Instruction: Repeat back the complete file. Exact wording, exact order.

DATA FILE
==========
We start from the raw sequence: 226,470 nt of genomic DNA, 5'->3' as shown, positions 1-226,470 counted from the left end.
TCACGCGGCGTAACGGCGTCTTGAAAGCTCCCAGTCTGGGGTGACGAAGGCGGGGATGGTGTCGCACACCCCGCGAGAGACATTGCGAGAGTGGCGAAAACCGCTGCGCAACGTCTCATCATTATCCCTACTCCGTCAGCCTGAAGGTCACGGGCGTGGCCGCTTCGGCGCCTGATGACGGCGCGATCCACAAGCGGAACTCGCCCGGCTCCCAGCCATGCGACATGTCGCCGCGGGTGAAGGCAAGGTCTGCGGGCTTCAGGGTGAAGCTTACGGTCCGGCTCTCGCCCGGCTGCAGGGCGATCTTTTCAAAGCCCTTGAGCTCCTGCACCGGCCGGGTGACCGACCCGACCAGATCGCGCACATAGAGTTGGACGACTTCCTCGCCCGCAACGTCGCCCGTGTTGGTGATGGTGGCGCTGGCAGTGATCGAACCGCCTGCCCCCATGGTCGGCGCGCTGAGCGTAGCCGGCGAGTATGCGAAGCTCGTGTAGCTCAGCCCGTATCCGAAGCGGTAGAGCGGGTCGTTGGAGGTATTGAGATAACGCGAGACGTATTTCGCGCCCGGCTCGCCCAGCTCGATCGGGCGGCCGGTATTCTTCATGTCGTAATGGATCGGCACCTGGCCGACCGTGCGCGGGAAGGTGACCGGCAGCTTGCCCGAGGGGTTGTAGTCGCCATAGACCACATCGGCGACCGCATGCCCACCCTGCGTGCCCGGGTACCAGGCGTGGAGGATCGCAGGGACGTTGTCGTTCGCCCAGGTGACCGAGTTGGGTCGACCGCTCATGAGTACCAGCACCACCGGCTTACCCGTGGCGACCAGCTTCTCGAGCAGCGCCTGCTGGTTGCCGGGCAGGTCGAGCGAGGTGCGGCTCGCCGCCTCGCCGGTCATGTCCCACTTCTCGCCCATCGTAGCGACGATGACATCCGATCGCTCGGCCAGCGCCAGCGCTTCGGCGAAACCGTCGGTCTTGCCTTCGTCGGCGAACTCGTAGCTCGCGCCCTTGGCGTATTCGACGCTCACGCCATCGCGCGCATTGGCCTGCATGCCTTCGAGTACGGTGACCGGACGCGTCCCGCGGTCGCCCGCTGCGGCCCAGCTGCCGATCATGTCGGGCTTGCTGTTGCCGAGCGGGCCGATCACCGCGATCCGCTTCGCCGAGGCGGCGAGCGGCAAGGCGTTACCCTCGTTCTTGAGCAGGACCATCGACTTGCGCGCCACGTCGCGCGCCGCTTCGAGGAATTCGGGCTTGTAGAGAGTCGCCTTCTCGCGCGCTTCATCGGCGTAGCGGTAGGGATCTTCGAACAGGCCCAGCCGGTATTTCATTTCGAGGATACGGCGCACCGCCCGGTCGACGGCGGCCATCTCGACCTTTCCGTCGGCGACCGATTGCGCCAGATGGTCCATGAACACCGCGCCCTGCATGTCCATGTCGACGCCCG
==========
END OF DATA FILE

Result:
We start from the raw sequence: 226,470 nt of genomic DNA, 5'->3' as shown, positions 1-226,470 counted from the left end.
TCACGCGGCGTAACGGCGTCTTGAAAGCTCCCAGTCTGGGGTGACGAAGGCGGGGATGGTGTCGCACACCCCGCGAGAGACATTGCGAGAGTGGCGAAAACCGCTGCGCAACGTCTCATCATTATCCCTACTCCGTCAGCCTGAAGGTCACGGGCGTGGCCGCTTCGGCGCCTGATGACGGCGCGATCCACAAGCGGAACTCGCCCGGCTCCCAGCCATGCGACATGTCGCCGCGGGTGAAGGCAAGGTCTGCGGGCTTCAGGGTGAAGCTTACGGTCCGGCTCTCGCCCGGCTGCAGGGCGATCTTTTCAAAGCCCTTGAGCTCCTGCACCGGCCGGGTGACCGACCCGACCAGATCGCGCACATAGAGTTGGACGACTTCCTCGCCCGCAACGTCGCCCGTGTTGGTGATGGTGGCGCTGGCAGTGATCGAACCGCCTGCCCCCATGGTCGGCGCGCTGAGCGTAGCCGGCGAGTATGCGAAGCTCGTGTAGCTCAGCCCGTATCCGAAGCGGTAGAGCGGGTCGTTGGAGGTATTGAGATAACGCGAGACGTATTTCGCGCCCGGCTCGCCCAGCTCGATCGGGCGGCCGGTATTCTTCATGTCGTAATGGATCGGCACCTGGCCGACCGTGCGCGGGAAGGTGACCGGCAGCTTGCCCGAGGGGTTGTAGTCGCCATAGACCACATCGGCGACCGCATGCCCACCCTGCGTGCCCGGGTACCAGGCGTGGAGGATCGCAGGGACGTTGTCGTTCGCCCAGGTGACCGAGTTGGGTCGACCGCTCATGAGTACCAGCACCACCGGCTTACCCGTGGCGACCAGCTTCTCGAGCAGCGCCTGCTGGTTGCCGGGCAGGTCGAGCGAGGTGCGGCTCGCCGCCTCGCCGGTCATGTCCCACTTCTCGCCCATCGTAGCGACGATGACATCCGATCGCTCGGCCAGCGCCAGCGCTTCGGCGAAACCGTCGGTCTTGCCTTCGTCGGCGAACTCGTAGCTCGCGCCCTTGGCGTATTCGACGCTCACGCCATCGCGCGCATTGGCCTGCATGCCTTCGAGTACGGTGACCGGACGCGTCCCGCGGTCGCCCGCTGCGGCCCAGCTGCCGATCATGTCGGGCTTGCTGTTGCCGAGCGGGCCGATCACCGCGATCCGCTTCGCCGAGGCGGCGAGCGGCAAGGCGTTACCCTCGTTCTTGAGCAGGACCATCGACTTGCGCGCCACGTCGCGCGCCGCTTCGAGGAATTCGGGCTTGTAGAGAGTCGCCTTCTCGCGCGCTTCATCGGCGTAGCGGTAGGGATCTTCGAACAGGCCCAGCCGGTATTTCATTTCGAGGATACGGCGCACCGCCCGGTCGACGGCGGCCATCTCGACCTTTCCGTCGGCGACCGATTGCGCCAGATGGTCCATGAACACCGCGCCCTGCATGTCCATGTCGACGCCCG